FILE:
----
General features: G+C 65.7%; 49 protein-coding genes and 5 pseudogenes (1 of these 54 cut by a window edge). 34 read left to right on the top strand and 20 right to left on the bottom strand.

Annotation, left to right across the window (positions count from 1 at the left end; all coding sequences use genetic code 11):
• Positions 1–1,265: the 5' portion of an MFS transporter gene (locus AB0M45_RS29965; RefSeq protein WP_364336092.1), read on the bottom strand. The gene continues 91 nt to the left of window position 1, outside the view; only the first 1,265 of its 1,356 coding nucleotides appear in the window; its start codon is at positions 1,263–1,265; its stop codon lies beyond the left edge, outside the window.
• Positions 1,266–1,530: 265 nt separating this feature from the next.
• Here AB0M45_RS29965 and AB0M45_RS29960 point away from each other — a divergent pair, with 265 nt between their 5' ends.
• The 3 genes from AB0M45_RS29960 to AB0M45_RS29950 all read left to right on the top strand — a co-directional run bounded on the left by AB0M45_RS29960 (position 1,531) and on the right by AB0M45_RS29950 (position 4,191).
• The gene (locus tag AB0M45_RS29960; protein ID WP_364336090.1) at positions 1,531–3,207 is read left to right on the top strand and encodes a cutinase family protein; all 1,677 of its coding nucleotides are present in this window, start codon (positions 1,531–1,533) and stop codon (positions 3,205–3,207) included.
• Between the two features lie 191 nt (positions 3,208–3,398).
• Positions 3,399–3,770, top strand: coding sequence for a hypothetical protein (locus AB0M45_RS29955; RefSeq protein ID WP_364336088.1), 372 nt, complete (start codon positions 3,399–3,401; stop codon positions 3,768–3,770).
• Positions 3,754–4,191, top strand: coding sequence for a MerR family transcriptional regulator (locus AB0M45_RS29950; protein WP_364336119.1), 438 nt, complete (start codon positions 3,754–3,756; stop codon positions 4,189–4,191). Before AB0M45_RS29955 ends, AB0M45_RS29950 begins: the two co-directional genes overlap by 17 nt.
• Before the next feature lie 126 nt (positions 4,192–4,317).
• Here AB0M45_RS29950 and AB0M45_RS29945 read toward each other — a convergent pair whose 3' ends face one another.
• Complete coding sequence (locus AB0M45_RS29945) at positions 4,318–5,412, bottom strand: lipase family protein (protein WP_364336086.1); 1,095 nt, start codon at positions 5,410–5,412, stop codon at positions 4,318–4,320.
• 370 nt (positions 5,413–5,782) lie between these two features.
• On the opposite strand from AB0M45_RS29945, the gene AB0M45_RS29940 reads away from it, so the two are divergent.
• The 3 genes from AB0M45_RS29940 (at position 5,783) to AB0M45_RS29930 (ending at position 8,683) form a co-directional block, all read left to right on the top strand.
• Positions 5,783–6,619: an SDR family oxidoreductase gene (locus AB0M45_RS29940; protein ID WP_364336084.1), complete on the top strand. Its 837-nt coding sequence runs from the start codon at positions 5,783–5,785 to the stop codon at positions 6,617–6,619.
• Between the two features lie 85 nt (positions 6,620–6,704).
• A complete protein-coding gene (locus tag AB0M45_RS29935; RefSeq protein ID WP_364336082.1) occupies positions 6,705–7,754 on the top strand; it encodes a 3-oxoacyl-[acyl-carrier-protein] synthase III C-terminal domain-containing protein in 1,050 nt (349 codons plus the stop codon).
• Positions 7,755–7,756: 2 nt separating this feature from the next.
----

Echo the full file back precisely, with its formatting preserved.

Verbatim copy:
General features: G+C 65.7%; 49 protein-coding genes and 5 pseudogenes (1 of these 54 cut by a window edge). 34 read left to right on the top strand and 20 right to left on the bottom strand.

Annotation, left to right across the window (positions count from 1 at the left end; all coding sequences use genetic code 11):
• Positions 1–1,265: the 5' portion of an MFS transporter gene (locus AB0M45_RS29965; RefSeq protein WP_364336092.1), read on the bottom strand. The gene continues 91 nt to the left of window position 1, outside the view; only the first 1,265 of its 1,356 coding nucleotides appear in the window; its start codon is at positions 1,263–1,265; its stop codon lies beyond the left edge, outside the window.
• Positions 1,266–1,530: 265 nt separating this feature from the next.
• Here AB0M45_RS29965 and AB0M45_RS29960 point away from each other — a divergent pair, with 265 nt between their 5' ends.
• The 3 genes from AB0M45_RS29960 to AB0M45_RS29950 all read left to right on the top strand — a co-directional run bounded on the left by AB0M45_RS29960 (position 1,531) and on the right by AB0M45_RS29950 (position 4,191).
• The gene (locus tag AB0M45_RS29960; protein ID WP_364336090.1) at positions 1,531–3,207 is read left to right on the top strand and encodes a cutinase family protein; all 1,677 of its coding nucleotides are present in this window, start codon (positions 1,531–1,533) and stop codon (positions 3,205–3,207) included.
• Between the two features lie 191 nt (positions 3,208–3,398).
• Positions 3,399–3,770, top strand: coding sequence for a hypothetical protein (locus AB0M45_RS29955; RefSeq protein ID WP_364336088.1), 372 nt, complete (start codon positions 3,399–3,401; stop codon positions 3,768–3,770).
• Positions 3,754–4,191, top strand: coding sequence for a MerR family transcriptional regulator (locus AB0M45_RS29950; protein WP_364336119.1), 438 nt, complete (start codon positions 3,754–3,756; stop codon positions 4,189–4,191). Before AB0M45_RS29955 ends, AB0M45_RS29950 begins: the two co-directional genes overlap by 17 nt.
• Before the next feature lie 126 nt (positions 4,192–4,317).
• Here AB0M45_RS29950 and AB0M45_RS29945 read toward each other — a convergent pair whose 3' ends face one another.
• Complete coding sequence (locus AB0M45_RS29945) at positions 4,318–5,412, bottom strand: lipase family protein (protein WP_364336086.1); 1,095 nt, start codon at positions 5,410–5,412, stop codon at positions 4,318–4,320.
• 370 nt (positions 5,413–5,782) lie between these two features.
• On the opposite strand from AB0M45_RS29945, the gene AB0M45_RS29940 reads away from it, so the two are divergent.
• The 3 genes from AB0M45_RS29940 (at position 5,783) to AB0M45_RS29930 (ending at position 8,683) form a co-directional block, all read left to right on the top strand.
• Positions 5,783–6,619: an SDR family oxidoreductase gene (locus AB0M45_RS29940; protein ID WP_364336084.1), complete on the top strand. Its 837-nt coding sequence runs from the start codon at positions 5,783–5,785 to the stop codon at positions 6,617–6,619.
• Between the two features lie 85 nt (positions 6,620–6,704).
• A complete protein-coding gene (locus tag AB0M45_RS29935; RefSeq protein ID WP_364336082.1) occupies positions 6,705–7,754 on the top strand; it encodes a 3-oxoacyl-[acyl-carrier-protein] synthase III C-terminal domain-containing protein in 1,050 nt (349 codons plus the stop codon).
• Positions 7,755–7,756: 2 nt separating this feature from the next.